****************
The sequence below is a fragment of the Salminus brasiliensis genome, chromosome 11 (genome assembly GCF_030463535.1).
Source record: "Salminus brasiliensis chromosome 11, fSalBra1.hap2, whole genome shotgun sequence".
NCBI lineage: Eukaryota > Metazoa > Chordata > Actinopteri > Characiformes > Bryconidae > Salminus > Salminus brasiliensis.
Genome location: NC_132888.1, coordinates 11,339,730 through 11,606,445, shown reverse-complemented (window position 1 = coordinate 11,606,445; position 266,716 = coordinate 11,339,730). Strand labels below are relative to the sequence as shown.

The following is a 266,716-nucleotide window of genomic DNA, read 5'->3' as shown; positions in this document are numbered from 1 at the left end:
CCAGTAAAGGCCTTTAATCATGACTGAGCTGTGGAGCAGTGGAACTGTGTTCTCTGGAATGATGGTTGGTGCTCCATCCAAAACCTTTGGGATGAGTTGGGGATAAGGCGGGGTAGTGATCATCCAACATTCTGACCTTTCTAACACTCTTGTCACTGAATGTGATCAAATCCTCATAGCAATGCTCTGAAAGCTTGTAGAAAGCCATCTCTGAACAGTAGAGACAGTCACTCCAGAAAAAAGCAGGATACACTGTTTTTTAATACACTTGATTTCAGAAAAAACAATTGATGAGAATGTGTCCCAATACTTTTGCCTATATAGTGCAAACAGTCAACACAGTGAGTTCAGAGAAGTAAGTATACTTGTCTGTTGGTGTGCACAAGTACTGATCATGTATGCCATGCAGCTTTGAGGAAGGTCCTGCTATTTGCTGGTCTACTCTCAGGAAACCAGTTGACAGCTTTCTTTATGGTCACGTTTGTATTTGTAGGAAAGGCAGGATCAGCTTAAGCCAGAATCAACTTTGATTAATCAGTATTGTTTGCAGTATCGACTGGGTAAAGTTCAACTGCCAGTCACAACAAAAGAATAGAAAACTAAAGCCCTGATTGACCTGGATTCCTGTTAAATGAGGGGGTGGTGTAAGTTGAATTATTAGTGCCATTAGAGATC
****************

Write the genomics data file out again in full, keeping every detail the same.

The sequence below is a fragment of the Salminus brasiliensis genome, chromosome 11 (genome assembly GCF_030463535.1).
Source record: "Salminus brasiliensis chromosome 11, fSalBra1.hap2, whole genome shotgun sequence".
NCBI lineage: Eukaryota > Metazoa > Chordata > Actinopteri > Characiformes > Bryconidae > Salminus > Salminus brasiliensis.
Genome location: NC_132888.1, coordinates 11,339,730 through 11,606,445, shown reverse-complemented (window position 1 = coordinate 11,606,445; position 266,716 = coordinate 11,339,730). Strand labels below are relative to the sequence as shown.

The following is a 266,716-nucleotide window of genomic DNA, read 5'->3' as shown; positions in this document are numbered from 1 at the left end:
CCAGTAAAGGCCTTTAATCATGACTGAGCTGTGGAGCAGTGGAACTGTGTTCTCTGGAATGATGGTTGGTGCTCCATCCAAAACCTTTGGGATGAGTTGGGGATAAGGCGGGGTAGTGATCATCCAACATTCTGACCTTTCTAACACTCTTGTCACTGAATGTGATCAAATCCTCATAGCAATGCTCTGAAAGCTTGTAGAAAGCCATCTCTGAACAGTAGAGACAGTCACTCCAGAAAAAAGCAGGATACACTGTTTTTTAATACACTTGATTTCAGAAAAAACAATTGATGAGAATGTGTCCCAATACTTTTGCCTATATAGTGCAAACAGTCAACACAGTGAGTTCAGAGAAGTAAGTATACTTGTCTGTTGGTGTGCACAAGTACTGATCATGTATGCCATGCAGCTTTGAGGAAGGTCCTGCTATTTGCTGGTCTACTCTCAGGAAACCAGTTGACAGCTTTCTTTATGGTCACGTTTGTATTTGTAGGAAAGGCAGGATCAGCTTAAGCCAGAATCAACTTTGATTAATCAGTATTGTTTGCAGTATCGACTGGGTAAAGTTCAACTGCCAGTCACAACAAAAGAATAGAAAACTAAAGCCCTGATTGACCTGGATTCCTGTTAAATGAGGGGGTGGTGTAAGTTGAATTATTAGTGCCATTAGAGATC